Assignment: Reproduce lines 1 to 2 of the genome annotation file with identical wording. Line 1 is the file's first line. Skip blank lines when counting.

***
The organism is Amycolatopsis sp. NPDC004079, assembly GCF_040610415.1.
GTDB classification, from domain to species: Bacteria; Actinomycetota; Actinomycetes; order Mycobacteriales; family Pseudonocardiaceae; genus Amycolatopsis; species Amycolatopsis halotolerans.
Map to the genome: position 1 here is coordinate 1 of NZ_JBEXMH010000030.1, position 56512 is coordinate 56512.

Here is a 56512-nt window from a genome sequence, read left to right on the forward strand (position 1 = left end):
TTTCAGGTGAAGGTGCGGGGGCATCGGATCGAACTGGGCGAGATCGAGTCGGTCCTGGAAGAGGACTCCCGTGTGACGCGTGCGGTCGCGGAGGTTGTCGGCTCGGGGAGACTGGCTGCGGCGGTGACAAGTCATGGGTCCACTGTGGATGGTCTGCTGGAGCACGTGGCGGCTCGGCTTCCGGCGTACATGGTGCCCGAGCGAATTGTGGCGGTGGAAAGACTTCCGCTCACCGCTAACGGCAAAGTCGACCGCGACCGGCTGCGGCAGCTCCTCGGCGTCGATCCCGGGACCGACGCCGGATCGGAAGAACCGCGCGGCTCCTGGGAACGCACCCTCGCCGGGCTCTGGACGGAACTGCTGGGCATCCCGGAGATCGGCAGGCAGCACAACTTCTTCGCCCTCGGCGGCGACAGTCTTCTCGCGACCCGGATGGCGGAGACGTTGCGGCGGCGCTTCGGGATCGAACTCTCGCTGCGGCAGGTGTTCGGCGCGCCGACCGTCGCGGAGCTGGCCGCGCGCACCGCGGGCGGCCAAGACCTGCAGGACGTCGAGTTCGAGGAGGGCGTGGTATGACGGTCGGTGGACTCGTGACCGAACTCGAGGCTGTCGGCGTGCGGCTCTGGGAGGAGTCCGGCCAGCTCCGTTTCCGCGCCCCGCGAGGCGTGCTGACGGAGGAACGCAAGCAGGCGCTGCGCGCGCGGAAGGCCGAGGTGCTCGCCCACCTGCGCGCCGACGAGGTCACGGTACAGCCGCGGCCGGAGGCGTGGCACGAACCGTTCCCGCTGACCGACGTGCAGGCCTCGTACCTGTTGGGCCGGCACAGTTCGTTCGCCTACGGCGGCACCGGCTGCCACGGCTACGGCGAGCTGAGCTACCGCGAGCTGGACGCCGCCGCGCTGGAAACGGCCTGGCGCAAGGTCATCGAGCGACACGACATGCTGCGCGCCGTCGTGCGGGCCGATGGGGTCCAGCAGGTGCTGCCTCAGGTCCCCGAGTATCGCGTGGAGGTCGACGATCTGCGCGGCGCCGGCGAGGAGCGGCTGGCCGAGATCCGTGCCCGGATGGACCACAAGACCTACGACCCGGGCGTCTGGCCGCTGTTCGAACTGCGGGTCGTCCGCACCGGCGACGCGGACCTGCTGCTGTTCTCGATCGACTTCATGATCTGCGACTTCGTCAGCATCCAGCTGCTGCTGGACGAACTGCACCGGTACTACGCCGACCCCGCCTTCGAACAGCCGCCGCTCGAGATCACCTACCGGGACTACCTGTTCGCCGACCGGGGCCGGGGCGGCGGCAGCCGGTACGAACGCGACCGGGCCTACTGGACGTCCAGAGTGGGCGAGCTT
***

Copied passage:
The organism is Amycolatopsis sp. NPDC004079, assembly GCF_040610415.1.
GTDB classification, from domain to species: Bacteria; Actinomycetota; Actinomycetes; order Mycobacteriales; family Pseudonocardiaceae; genus Amycolatopsis; species Amycolatopsis halotolerans.